Roger Federer announces retirement from professional tennis
Roger Federer

Roger Federer has announced he will retire from professional tennis later this year at the age of 41, meaning tributes have been pouring in for one of the greatest players of the sport.

The 20-time Grand Slam champion will play the Laver Cup tournament in London next week (known as the tennis version of the Ryder Cup) for his final professional competition.

In a letter posted to his social media accounts, Federer broke the news about his "bittersweet decision" to fans:

"To my tennis family and beyond. Of all the gifts that tennis has given me over the years, the greatest, without a doubt, has been the people I've met along the way: my friends, my competitors, and most of all the fans who give the sport its life. Today, I want to share some news with all of you.

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"As many of you know, the past three years have presented me with challenges in the form of injuries and surgeries. I've worked hard to return to full competitive form.

"But I also know my body's capacities and limits, and its message to me lately has been clear. I am 41 years old. I have played more than 1,500 matches over 24 years. Tennis has treated me more generously than I ever would have dreamt, and now I must recognise when it is time to end my competitive career."

Federer has experienced a knee problem for the past last three years, causing him to play in just three out of 11 Grand Slams since 2020 and hasn't played a competitive match since the Wimbledon quarter-finals last year where he lost to Hubert Hurkacz.

After this, he announced his knee would require more surgery having previously undergone two previous operations in 2020 which prevented him from playing for a year.

He detailed that the Laver Cup will be his final ATP event, but this doesn't mean he's putting down his racket completely as Federer added: "I will play more tennis in the future, of course, but just not in Grand Slams or on the tour."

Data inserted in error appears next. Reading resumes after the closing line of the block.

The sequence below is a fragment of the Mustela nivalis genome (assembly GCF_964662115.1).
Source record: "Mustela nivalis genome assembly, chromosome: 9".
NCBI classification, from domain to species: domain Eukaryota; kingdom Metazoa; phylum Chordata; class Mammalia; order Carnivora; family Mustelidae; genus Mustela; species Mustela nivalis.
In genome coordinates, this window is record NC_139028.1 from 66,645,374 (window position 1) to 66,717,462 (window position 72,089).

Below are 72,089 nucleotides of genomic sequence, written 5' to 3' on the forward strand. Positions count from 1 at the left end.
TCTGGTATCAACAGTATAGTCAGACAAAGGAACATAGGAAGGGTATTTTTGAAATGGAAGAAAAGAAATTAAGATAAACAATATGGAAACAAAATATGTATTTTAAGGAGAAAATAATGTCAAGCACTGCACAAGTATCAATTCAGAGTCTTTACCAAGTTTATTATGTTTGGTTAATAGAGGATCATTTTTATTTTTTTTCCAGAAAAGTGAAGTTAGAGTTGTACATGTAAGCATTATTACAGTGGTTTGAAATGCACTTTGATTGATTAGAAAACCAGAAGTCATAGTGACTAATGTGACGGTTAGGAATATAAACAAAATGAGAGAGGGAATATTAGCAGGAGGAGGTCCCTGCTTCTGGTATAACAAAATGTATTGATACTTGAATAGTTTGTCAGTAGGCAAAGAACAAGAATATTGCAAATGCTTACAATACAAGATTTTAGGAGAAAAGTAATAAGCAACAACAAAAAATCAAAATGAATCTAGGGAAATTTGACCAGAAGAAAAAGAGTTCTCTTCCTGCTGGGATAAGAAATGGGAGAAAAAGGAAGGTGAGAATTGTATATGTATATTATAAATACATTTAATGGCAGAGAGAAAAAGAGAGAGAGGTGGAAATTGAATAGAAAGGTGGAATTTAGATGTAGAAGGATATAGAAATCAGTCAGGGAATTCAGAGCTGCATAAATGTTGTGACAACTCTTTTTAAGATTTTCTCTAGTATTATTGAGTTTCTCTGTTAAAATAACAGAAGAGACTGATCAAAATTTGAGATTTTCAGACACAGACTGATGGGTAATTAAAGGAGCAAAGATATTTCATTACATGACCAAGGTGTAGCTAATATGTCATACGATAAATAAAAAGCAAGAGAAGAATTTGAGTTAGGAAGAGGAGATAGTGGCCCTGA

The Swiss star went on to thank his wife Mirka and his four children for their support and concluded his letter: "Finally, to the game of tennis: I love you and will never leave you."

Given Federer's glorious career over the past two decades, many fellow tennis players and celebrities have paid tribute to him after his retirement announcement.

Rafael Nadal shared an emotional response to the news, describing Federer as his "friend and rival" having played 40 nailbiting matches together during their careers.

"I wish this day would have never come," the 22-time Grand Slam champion added.

Serena Williams who recently retired from professional tennis herself after a legendary career winning 23 Grand slams welcomed Federer to the retirement club.

‘I wanted to find the perfect way to say this, as you so eloquently put this game to rest – perfectly done, just like your career," Williams said in her Instagram post

‘I have always looked up to you and admired you. Our paths were always so similar, so much the same. You inspired countless millions and millions of people – including me – and we will never forget.

"I applaud you and look forward to all that you do in the future. Welcome to the retirement club. And thank you for being you"


Seven-time Grand Slam winner, Venus Williams declared Federer as "the greatest ever" and added: "Miss you already."



Tennis icon, Billie Jean King described Federer as a "champion's champion," in a tweet as the 13-time Grand Slam winner praised his "amazing quickness on court" and "powerful tennis mind."


The new world No. 1 tennis player, Carlos Alcaraz expressed his sadness with a broken heart emoji tweet and in a follow-up tribute where he called Federer a "source of inspiration".

Federer won eight of his 20 Grand Slam titles at Wimbledon and the venue's official account made a touching tribute to his iconic moments on the grass court.

"It's been a privilege to witness your journey unfold and to see you become a champion in every sense of the word.

"We will so miss the sight of you gracing our courts, but all we can say for now is thank you, for the memories and joy you have given to so many," the post caption read.




Roland-Garros, the French Open clay court where Federer won the tournament back in 2009 and called him a "Legend of the game."

The Australian Open where Federer won six times paid described watching him play as "the greatest joy."



BBC pundit and former footballer, Gary Lineker tweeted: "It’s been one of the great pleasures in life to watch you play. You’ve brought so much joy to so many. Good luck with whatever comes next."


Broadcaster Piers Morgan shared his admiration in a tweet: "For me, he’s the greatest, and classiest, to ever play the game. A genius. Thanks for all the entertainment @rogerfederer."

The Laver Cup will take place from 23-25 September at The O2 in London.

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